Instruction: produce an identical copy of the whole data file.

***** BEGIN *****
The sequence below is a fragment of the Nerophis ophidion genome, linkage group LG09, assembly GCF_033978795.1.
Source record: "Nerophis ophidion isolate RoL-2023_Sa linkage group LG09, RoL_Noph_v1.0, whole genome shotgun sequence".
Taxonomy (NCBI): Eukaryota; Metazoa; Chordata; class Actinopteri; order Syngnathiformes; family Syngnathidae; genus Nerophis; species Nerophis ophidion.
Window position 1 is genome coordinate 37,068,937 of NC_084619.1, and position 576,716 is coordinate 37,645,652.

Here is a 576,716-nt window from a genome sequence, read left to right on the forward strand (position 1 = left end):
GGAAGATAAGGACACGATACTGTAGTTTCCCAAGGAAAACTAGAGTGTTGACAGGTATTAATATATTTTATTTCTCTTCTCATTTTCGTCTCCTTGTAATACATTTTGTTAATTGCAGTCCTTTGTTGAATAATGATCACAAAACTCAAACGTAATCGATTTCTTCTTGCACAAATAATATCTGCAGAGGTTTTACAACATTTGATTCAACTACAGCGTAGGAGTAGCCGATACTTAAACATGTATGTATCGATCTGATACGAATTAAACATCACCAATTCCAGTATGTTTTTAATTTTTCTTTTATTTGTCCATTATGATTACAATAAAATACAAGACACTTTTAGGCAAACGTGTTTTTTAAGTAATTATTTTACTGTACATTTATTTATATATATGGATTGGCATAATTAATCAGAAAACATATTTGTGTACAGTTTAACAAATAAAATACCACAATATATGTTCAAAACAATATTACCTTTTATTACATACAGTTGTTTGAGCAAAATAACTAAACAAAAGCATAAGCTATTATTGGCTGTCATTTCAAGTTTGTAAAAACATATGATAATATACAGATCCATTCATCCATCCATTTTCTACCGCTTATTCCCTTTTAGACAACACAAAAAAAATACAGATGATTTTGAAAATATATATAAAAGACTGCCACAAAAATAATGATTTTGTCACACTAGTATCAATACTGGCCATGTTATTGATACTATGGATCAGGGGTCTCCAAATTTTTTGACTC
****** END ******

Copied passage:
The sequence below is a fragment of the Nerophis ophidion genome, linkage group LG09, assembly GCF_033978795.1.
Source record: "Nerophis ophidion isolate RoL-2023_Sa linkage group LG09, RoL_Noph_v1.0, whole genome shotgun sequence".
Taxonomy (NCBI): Eukaryota; Metazoa; Chordata; class Actinopteri; order Syngnathiformes; family Syngnathidae; genus Nerophis; species Nerophis ophidion.
Window position 1 is genome coordinate 37,068,937 of NC_084619.1, and position 576,716 is coordinate 37,645,652.

Here is a 576,716-nt window from a genome sequence, read left to right on the forward strand (position 1 = left end):
GGAAGATAAGGACACGATACTGTAGTTTCCCAAGGAAAACTAGAGTGTTGACAGGTATTAATATATTTTATTTCTCTTCTCATTTTCGTCTCCTTGTAATACATTTTGTTAATTGCAGTCCTTTGTTGAATAATGATCACAAAACTCAAACGTAATCGATTTCTTCTTGCACAAATAATATCTGCAGAGGTTTTACAACATTTGATTCAACTACAGCGTAGGAGTAGCCGATACTTAAACATGTATGTATCGATCTGATACGAATTAAACATCACCAATTCCAGTATGTTTTTAATTTTTCTTTTATTTGTCCATTATGATTACAATAAAATACAAGACACTTTTAGGCAAACGTGTTTTTTAAGTAATTATTTTACTGTACATTTATTTATATATATGGATTGGCATAATTAATCAGAAAACATATTTGTGTACAGTTTAACAAATAAAATACCACAATATATGTTCAAAACAATATTACCTTTTATTACATACAGTTGTTTGAGCAAAATAACTAAACAAAAGCATAAGCTATTATTGGCTGTCATTTCAAGTTTGTAAAAACATATGATAATATACAGATCCATTCATCCATCCATTTTCTACCGCTTATTCCCTTTTAGACAACACAAAAAAAATACAGATGATTTTGAAAATATATATAAAAGACTGCCACAAAAATAATGATTTTGTCACACTAGTATCAATACTGGCCATGTTATTGATACTATGGATCAGGGGTCTCCAAATTTTTTGACTC